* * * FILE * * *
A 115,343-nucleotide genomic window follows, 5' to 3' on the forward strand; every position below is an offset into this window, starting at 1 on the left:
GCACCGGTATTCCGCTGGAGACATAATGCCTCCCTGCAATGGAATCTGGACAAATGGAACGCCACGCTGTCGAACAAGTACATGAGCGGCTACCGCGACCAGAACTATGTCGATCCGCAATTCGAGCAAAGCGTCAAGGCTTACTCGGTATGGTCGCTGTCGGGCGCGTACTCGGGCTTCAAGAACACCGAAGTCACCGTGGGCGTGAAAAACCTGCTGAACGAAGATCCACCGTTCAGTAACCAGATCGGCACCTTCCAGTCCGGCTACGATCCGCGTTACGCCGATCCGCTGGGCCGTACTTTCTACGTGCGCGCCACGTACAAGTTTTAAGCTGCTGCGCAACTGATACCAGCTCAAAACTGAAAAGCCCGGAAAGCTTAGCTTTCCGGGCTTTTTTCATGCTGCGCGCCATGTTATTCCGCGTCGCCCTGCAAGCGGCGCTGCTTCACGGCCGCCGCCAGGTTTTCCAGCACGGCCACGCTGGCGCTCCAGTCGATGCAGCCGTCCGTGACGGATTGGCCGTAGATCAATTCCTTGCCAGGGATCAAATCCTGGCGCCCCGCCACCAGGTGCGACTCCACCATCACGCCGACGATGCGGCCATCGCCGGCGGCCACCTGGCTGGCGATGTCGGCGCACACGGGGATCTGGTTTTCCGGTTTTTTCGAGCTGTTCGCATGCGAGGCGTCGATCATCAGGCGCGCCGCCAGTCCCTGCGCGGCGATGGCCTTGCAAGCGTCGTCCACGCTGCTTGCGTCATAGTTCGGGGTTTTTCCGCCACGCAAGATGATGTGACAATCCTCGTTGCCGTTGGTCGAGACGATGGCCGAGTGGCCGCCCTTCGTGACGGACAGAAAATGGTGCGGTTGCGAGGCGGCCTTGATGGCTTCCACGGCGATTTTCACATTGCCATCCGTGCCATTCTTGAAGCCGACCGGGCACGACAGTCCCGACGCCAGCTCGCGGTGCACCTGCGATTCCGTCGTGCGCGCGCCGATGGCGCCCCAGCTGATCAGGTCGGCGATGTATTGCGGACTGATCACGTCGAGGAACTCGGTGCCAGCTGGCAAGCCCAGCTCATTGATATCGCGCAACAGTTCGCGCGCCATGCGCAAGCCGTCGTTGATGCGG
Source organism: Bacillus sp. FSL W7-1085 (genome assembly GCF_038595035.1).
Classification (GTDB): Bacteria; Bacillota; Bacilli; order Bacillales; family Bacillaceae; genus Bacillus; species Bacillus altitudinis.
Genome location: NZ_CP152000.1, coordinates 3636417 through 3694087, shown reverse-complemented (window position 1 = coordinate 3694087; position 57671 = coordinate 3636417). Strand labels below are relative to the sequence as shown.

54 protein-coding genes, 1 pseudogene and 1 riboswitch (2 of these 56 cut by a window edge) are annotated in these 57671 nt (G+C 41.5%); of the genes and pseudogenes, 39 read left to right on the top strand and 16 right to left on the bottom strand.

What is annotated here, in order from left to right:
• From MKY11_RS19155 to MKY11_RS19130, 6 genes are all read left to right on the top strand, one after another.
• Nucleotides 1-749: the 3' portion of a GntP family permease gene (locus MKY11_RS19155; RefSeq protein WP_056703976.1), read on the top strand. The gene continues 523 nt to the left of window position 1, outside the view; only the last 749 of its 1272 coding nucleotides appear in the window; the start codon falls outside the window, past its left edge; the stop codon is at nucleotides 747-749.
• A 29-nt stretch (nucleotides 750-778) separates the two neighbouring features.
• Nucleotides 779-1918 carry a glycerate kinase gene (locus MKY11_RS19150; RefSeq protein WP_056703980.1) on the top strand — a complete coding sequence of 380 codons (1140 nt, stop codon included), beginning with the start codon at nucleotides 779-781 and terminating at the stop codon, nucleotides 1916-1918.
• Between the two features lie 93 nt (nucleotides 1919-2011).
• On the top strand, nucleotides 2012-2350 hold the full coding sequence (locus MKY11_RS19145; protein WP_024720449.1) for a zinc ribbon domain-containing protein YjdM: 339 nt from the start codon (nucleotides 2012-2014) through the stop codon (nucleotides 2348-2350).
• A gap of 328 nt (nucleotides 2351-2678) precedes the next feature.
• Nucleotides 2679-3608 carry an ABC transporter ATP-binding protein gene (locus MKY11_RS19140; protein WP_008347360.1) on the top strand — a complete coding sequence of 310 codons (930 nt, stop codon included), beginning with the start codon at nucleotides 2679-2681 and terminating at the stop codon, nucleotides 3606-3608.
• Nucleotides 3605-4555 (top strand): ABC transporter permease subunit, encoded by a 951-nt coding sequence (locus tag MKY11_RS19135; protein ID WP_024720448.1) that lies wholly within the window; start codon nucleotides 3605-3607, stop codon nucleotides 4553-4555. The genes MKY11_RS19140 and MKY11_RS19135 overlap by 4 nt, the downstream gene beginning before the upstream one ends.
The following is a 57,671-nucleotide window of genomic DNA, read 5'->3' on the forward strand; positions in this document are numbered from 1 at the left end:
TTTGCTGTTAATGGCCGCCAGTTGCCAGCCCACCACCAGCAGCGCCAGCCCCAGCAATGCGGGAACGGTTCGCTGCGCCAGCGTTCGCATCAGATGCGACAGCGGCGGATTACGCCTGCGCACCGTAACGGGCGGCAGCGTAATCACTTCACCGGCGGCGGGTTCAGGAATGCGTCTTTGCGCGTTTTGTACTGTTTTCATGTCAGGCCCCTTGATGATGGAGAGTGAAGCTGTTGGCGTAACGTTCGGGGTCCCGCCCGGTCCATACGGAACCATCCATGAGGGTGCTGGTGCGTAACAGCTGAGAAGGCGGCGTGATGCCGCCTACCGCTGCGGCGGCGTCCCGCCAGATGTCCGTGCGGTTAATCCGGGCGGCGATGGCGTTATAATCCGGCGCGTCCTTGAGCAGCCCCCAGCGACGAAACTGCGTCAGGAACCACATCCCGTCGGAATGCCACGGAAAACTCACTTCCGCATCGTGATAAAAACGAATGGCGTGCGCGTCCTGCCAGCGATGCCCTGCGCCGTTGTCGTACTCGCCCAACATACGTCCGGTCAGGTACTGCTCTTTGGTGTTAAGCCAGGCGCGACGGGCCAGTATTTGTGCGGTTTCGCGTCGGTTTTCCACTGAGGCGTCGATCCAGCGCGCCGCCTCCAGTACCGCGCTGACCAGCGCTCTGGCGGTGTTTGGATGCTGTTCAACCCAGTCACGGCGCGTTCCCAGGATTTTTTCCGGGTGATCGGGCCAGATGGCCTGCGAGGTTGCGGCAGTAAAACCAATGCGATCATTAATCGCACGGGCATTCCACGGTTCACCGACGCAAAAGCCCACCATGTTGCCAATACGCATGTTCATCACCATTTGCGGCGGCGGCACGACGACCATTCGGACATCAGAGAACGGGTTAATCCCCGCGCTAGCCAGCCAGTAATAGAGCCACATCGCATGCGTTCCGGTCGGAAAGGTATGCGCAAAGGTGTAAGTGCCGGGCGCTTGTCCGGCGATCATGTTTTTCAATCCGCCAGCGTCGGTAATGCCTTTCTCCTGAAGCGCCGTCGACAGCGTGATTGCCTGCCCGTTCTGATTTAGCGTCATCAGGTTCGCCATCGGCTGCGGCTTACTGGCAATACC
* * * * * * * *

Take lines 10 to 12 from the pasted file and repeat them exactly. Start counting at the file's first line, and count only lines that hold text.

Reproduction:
• A 29-nt stretch (nucleotides 750-778) separates the two neighbouring features.
• Nucleotides 779-1918 carry a glycerate kinase gene (locus MKY11_RS19150; RefSeq protein WP_056703980.1) on the top strand — a complete coding sequence of 380 codons (1140 nt, stop codon included), beginning with the start codon at nucleotides 779-781 and terminating at the stop codon, nucleotides 1916-1918.
• Between the two features lie 93 nt (nucleotides 1919-2011).